French President Francois Hollande has said his troops will work to stop the Central African Republic splitting in two and endeavour to disarm rival fighters engaged in months of inter-religious killing.
Arriving in the capital Bangui from Nigeria, Hollande met the interim president and religious leaders, and addressed French troops, the Reuters news agency reported.
"We need to stop score-settling, establish the authority of government, allow it to engage in dialogue and avoid any temptation to partition the east of the Central African Republic," Hollande told French soldiers in a helicopter hangar at the airport in Bangui.
France sent troops four months ago to the majority Christian country where predominantly Muslim Seleka rebels seized power last March and have since been pushed back by Christian anti-Balaka - anti-machete in the local Sango language -militia.
French forcees now numbers some 2,000 soldiers.
France's parliament voted on Tuesday to extend the mission, despite tepid support at home for a military operation in the former French colony where thousands of people have been killed and around a million forced from their homes.
'Much remains to be done'
Thousands of Muslims have fled northeast from the capital towards the border with Chad, creating a de facto division of the country which the UN human rights chief has said now faces ethnic-religious cleansing.
In addition to French troops, 6,000 African Union peacekeepers (MISCA) are also deployed and up to 1,000 EU soldiers are still to arrive.
Speaking in Geneva after two months in charge of civilian protection for the UN in Bangui, Philippe Leclerc said there were still not enough troops on the ground and the lack of security was forcing the evacuation of civilians, contributing to the ethnic cleansing.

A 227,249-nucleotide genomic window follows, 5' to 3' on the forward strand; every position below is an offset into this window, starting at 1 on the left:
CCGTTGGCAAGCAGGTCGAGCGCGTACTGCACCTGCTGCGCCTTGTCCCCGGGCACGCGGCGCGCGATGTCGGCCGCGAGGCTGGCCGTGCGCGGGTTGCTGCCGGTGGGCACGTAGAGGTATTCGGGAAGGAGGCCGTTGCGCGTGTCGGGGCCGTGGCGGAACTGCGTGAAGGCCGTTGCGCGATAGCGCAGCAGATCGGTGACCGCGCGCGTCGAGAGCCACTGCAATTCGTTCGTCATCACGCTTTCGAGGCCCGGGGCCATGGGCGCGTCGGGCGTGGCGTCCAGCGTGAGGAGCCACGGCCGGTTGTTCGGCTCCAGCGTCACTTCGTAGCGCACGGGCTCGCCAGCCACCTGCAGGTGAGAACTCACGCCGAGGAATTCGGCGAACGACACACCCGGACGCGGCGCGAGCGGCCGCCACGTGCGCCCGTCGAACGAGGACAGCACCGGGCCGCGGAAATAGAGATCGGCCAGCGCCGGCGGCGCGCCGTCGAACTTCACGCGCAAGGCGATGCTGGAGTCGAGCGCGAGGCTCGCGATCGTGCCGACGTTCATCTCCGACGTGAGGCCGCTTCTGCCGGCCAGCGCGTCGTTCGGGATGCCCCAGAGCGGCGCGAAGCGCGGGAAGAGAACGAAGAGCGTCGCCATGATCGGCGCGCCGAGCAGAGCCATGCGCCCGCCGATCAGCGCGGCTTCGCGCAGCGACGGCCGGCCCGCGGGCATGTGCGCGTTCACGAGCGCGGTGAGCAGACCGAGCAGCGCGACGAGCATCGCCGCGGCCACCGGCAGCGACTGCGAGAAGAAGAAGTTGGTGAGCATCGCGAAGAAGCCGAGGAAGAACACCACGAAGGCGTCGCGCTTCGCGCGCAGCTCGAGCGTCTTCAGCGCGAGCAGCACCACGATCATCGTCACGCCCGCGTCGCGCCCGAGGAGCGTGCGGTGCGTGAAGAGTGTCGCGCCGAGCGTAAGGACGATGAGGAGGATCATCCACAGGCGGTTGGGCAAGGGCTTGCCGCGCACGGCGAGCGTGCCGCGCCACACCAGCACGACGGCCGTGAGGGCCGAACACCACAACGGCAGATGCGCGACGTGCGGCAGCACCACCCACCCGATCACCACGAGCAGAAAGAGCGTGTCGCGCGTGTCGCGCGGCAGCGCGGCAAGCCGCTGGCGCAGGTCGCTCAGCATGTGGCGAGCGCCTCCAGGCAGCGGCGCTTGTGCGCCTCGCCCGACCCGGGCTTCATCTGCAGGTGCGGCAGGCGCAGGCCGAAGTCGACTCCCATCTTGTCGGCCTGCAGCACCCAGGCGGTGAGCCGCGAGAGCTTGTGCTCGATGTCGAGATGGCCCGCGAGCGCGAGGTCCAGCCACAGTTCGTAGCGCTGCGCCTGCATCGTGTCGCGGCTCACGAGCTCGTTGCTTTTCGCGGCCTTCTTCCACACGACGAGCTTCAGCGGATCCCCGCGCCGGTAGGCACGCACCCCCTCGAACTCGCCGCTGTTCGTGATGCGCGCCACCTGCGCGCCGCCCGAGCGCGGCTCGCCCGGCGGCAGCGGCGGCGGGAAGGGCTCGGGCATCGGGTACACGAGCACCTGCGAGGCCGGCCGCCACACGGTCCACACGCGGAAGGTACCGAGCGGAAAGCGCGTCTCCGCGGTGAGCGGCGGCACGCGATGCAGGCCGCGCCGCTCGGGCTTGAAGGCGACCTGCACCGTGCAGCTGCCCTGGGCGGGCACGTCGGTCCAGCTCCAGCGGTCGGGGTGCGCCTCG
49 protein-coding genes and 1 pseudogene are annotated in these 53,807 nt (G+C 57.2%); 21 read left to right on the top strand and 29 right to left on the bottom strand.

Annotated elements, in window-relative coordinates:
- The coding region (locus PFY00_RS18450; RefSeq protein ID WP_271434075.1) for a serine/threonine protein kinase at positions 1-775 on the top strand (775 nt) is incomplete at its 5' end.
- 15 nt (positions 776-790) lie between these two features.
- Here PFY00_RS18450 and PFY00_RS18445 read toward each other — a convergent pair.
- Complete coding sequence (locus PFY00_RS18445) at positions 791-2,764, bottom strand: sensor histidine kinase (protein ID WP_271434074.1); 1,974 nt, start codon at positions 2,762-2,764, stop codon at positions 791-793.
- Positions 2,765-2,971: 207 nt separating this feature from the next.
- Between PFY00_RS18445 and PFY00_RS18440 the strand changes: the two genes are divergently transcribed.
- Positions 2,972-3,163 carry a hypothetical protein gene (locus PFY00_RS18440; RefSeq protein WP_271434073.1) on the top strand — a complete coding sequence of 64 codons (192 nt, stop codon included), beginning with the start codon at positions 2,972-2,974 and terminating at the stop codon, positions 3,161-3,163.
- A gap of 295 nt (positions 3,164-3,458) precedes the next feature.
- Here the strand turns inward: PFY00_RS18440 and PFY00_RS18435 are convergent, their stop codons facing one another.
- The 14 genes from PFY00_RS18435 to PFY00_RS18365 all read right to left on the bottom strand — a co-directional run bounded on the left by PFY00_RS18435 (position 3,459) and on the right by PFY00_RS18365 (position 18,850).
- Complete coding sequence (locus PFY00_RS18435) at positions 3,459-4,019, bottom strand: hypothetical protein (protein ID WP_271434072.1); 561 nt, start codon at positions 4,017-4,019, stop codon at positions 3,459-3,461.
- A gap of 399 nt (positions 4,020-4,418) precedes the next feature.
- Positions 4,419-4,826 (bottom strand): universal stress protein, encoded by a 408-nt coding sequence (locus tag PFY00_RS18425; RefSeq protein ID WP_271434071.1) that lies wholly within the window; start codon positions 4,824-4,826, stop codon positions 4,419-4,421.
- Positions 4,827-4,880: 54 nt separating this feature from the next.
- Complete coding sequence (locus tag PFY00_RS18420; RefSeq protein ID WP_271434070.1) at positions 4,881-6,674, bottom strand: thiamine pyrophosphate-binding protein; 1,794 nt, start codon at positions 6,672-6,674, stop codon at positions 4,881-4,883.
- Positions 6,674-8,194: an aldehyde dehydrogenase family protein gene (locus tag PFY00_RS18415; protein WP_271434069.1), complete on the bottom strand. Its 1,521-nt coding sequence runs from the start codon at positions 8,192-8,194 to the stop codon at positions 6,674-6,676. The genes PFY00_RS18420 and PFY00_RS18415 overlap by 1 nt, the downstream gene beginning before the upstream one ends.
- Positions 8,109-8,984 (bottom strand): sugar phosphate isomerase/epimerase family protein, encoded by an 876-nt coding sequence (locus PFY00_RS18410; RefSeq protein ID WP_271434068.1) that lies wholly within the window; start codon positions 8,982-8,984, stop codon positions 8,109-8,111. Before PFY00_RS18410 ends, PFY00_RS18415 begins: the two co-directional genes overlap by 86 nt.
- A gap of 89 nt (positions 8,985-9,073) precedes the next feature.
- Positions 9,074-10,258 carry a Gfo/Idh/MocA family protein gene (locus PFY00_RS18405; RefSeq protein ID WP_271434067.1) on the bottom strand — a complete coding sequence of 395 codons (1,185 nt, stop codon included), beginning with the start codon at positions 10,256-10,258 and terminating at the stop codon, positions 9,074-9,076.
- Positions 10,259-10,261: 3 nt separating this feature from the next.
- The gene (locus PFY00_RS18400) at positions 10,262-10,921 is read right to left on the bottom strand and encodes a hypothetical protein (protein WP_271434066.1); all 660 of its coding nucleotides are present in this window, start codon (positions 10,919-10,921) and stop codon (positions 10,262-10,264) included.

Current efforts to tackle the crisis are far from adequate and the new UN mission must have the capability to tackle this crisis
"When the situation of the people who are escaping is so difficult, the UN has no other possibility than trying to evacuate them to safer places or ensure safe passage to places that they believe are safe," Leclerc said.
Despite improved security in Bangui since the French troops arrived, the Red Cross said more than 10 people had been killed in the capital this week, with some bodies found mutilated, with their genitals stuffed into their mouths.
"Admittedly much remains to be done," interim President Catherine Samba-Panza said after a meeting with Hollande and Muslim and Christian leaders.
"But we know, thanks to your intervention, thanks to France's support, a certain number of instruments were employed by the United Nations Security Council which today are mobilising the entire international community."
Samba-Panza has called for the creation of a UN peacekeeping mission.
Secretary General Ban Ki-moon is expected to report next week on the possibility of transforming MISCA into a UN mission, a move supported by Amnesty International.
"Current efforts to tackle the crisis are far from adequate and the new UN mission must have the capability to tackle this crisis," said Amnesty's Africa Director Netsanet Belay.
The next phase of the French operation will see roughly half of its troops deployed beyond Bangui, in the northeast and on a road link to Cameroon, a key lifeline for food and other imports, according to a presidential source.
"Clearly this is more risky and we are more exposed," the source said. Three French soldiers have been killed since the deployment began in December.